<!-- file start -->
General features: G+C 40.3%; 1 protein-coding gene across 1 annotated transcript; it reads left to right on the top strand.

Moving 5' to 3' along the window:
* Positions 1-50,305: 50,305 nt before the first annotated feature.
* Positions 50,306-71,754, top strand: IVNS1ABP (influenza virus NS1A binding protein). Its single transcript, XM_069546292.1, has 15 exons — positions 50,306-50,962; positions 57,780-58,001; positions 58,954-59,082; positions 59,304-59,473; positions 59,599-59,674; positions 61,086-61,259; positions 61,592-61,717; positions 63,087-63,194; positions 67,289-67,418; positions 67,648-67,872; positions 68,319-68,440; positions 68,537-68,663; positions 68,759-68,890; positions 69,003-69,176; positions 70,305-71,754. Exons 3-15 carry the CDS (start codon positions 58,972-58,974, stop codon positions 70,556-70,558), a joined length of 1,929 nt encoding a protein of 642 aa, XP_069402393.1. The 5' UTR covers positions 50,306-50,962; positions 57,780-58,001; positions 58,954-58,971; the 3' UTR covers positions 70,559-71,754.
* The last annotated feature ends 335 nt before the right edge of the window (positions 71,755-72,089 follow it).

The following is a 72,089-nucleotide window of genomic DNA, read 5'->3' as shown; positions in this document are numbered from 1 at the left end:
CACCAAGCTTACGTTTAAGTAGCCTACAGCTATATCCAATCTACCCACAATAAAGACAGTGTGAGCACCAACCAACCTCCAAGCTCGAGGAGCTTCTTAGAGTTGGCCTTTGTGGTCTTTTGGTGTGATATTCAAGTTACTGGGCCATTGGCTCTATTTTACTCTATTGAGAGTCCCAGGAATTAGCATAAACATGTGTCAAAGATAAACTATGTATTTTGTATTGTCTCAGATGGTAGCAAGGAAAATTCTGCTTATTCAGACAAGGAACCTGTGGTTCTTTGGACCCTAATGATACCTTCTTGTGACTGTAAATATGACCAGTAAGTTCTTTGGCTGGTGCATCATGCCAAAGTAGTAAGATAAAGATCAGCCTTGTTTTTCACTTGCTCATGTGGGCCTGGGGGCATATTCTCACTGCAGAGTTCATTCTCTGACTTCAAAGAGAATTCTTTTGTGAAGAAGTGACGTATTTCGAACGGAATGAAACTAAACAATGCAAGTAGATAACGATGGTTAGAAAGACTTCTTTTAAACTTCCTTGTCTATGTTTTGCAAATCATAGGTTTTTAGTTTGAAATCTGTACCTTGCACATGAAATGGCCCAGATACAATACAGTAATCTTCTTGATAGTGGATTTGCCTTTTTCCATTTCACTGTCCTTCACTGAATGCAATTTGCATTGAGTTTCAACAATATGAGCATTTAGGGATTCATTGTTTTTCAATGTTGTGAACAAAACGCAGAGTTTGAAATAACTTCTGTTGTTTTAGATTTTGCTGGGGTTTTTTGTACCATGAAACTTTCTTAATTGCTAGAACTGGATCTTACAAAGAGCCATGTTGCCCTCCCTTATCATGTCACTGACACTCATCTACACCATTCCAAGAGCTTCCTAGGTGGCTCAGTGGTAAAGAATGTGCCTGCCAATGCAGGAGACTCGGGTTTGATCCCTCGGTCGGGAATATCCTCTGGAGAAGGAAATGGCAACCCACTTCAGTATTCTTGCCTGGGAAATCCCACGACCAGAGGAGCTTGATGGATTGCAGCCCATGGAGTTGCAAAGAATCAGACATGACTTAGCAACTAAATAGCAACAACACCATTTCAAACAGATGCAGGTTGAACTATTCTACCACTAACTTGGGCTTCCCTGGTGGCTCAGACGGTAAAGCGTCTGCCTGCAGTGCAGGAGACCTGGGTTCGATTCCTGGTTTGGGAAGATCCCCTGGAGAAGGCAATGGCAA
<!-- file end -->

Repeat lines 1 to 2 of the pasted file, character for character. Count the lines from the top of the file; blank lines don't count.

General features: G+C 40.3%; 1 protein-coding gene across 1 annotated transcript; it reads left to right on the top strand.

Moving 5' to 3' along the window: